the time, we remember this before we actually begin work on an awesome idea.
Awesome Idea: Build a deck behind the living room. 
We staked out the deck, making it plenty spacious, and discussed
railing options. Metal? Wood? Painted wood? Vinyl?
Did we want a roof? A partial roof? Pergola-style? Awning?
We planned to build it ourselves, we have lots of 'manpower', after all.
*To get a ballpark idea for actual cost of materials, we called for a couple of estimates.* 
In the time it took to get someone out to do an estimate, we dug the bed for this 
rock walkway. The walkway would edge right next to the deck and finally 
complete a rock path around the entire house. With the bed dug, we began the 
puzzling work (!) of placing rocks.
The first estimate came in and we laughed out loud. 
The guy must be crazy or not need this job - at all! What?! No way!

By the time the second estimate came along, we were finished placing and leveling the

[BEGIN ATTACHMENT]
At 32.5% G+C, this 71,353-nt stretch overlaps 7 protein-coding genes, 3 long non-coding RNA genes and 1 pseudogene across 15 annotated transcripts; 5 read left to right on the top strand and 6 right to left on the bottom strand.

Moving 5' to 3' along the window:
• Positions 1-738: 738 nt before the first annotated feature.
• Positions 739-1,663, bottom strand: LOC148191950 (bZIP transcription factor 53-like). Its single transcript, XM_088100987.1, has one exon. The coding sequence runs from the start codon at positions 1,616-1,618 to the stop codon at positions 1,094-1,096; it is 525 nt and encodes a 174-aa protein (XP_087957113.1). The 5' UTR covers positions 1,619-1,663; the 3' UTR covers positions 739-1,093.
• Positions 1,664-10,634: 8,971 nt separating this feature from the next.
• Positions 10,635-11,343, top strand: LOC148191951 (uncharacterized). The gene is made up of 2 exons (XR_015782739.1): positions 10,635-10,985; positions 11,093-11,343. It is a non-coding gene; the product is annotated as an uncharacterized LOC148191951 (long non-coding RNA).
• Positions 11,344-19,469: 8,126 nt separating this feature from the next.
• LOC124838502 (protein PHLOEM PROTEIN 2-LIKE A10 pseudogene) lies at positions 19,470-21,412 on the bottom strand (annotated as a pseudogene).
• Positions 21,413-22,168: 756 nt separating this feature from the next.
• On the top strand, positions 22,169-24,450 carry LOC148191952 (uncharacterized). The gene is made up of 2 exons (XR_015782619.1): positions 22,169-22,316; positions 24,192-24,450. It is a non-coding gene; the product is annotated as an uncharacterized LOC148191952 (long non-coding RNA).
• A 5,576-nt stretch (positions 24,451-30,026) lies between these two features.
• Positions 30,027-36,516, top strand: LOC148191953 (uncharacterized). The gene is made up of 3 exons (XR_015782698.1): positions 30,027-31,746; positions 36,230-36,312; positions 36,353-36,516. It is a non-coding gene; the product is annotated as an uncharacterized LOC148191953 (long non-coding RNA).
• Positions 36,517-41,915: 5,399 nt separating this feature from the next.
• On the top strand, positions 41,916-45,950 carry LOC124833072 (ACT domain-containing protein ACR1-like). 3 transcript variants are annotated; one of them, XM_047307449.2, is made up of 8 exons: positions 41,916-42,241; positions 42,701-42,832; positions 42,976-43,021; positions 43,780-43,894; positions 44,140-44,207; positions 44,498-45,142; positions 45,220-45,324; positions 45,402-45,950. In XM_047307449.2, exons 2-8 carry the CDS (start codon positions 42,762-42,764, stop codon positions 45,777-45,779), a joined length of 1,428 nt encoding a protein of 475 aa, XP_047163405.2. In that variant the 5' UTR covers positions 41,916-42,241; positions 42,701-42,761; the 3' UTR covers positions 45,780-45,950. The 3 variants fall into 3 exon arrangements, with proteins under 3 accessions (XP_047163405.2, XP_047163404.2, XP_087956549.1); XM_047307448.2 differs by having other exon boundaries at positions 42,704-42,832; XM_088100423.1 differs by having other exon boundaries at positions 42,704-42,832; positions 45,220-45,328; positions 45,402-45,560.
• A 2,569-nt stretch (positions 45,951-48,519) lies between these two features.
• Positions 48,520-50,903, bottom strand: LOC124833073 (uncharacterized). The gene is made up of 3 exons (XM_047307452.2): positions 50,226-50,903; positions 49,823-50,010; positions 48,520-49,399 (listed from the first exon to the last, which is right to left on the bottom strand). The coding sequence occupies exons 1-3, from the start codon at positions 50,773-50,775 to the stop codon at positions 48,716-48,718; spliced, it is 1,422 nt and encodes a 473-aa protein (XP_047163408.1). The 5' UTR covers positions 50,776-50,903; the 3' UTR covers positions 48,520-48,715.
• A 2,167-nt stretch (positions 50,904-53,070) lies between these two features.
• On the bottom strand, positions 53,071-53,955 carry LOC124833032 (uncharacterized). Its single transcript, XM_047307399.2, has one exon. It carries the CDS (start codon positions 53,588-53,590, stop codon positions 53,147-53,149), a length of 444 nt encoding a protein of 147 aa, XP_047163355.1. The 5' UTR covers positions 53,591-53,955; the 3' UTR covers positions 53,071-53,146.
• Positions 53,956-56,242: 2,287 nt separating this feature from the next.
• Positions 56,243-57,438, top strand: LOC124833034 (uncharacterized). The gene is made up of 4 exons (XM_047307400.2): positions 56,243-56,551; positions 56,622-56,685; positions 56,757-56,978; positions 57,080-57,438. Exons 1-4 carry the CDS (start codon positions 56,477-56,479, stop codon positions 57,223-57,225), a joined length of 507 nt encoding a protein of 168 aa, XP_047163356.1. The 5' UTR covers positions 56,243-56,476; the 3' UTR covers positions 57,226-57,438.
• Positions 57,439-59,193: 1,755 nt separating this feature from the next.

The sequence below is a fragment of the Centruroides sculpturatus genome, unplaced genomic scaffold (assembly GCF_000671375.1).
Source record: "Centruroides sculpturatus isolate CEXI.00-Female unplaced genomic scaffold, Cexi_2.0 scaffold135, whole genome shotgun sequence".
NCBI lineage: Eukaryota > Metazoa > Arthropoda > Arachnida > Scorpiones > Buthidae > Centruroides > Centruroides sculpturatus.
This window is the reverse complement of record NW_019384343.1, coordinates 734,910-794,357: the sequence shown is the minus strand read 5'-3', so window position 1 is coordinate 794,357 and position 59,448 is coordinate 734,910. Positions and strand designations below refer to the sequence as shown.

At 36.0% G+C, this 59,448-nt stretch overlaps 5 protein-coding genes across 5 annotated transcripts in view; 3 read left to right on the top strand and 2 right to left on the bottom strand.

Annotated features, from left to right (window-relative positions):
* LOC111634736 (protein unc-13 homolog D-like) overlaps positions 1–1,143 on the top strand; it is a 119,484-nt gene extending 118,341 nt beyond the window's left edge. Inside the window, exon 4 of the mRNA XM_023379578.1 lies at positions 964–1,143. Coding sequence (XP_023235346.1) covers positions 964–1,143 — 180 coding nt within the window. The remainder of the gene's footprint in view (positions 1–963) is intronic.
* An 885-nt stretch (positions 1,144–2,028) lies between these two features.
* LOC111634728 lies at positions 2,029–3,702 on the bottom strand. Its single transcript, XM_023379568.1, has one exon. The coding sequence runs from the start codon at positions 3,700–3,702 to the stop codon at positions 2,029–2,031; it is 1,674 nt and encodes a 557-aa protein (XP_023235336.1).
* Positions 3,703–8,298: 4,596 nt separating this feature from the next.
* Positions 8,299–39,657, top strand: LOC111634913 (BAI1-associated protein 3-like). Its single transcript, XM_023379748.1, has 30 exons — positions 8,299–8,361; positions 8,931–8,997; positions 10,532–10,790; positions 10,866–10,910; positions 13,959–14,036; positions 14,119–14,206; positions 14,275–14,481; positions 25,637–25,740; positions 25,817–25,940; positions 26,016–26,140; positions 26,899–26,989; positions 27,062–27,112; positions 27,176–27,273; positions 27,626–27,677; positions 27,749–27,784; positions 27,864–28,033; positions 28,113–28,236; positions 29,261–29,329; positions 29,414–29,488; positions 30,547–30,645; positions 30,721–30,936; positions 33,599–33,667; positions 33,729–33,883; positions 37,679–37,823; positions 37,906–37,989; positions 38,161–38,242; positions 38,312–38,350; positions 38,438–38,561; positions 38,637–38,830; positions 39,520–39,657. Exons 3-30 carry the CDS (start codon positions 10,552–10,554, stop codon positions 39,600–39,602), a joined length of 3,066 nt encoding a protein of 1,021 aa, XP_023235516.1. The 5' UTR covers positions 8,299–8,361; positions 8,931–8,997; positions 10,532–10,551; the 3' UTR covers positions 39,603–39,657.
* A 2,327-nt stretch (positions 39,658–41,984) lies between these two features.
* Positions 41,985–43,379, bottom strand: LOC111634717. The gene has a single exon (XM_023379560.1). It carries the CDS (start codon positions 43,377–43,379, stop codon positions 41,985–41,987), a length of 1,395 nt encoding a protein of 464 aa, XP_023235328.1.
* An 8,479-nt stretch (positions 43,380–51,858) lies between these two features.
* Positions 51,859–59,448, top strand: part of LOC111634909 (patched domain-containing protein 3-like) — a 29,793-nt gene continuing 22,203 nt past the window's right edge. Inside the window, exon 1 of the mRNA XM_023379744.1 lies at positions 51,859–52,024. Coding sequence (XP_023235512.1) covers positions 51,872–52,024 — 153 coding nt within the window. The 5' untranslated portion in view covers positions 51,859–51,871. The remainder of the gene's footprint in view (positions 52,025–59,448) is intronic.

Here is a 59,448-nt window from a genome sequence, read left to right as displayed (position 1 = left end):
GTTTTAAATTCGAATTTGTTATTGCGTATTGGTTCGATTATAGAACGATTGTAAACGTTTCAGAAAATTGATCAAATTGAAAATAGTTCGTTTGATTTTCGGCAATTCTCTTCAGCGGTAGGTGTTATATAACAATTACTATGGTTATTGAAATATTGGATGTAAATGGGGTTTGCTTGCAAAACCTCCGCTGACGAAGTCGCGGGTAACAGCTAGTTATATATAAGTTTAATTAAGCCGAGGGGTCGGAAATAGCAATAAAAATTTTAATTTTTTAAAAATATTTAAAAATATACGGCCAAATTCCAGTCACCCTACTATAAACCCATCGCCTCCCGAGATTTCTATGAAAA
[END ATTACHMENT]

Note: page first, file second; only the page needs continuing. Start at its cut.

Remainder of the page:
rocks and all that was left to be done was filling and top dressing. 

The second estimate was almost double the first. 
AND we found out that one of our vehicles would need to be replaced. 
Oh! Did you hear that nasty scraping sound?  
That was the Awesome Idea moving to the crowded back burner. 

We did end up with a really nice rock walkway made of native Kentucky stone. 
Now you can run all the way around our house and never have to get in the wet grass or mud.
Go ahead - run around! 
But don't try to stop for a rest on the deck ...



One week ago, I was above the clouds. 
Maybe because I don't get to do it very often, flying is still an 
amazing adventure for me. But this was the first time I've gone into the 
blue yonder on my own. I was alone in a crowd, and I can't say it was awful.
Security was so minimal - I didn't even have to take off my shoes. 
All that hubbub about zipper bags and 3 ounce bottles of whatever - 
there wasn't any. 
My seat was easy to find, both ways, and my seat mates were ideal
both times : thin, athletic women who wore headphones. 
I gladly gave up the armrest.
Since no one was paying any attention to me, I felt free to snap photos
 like it  was my first time in the air.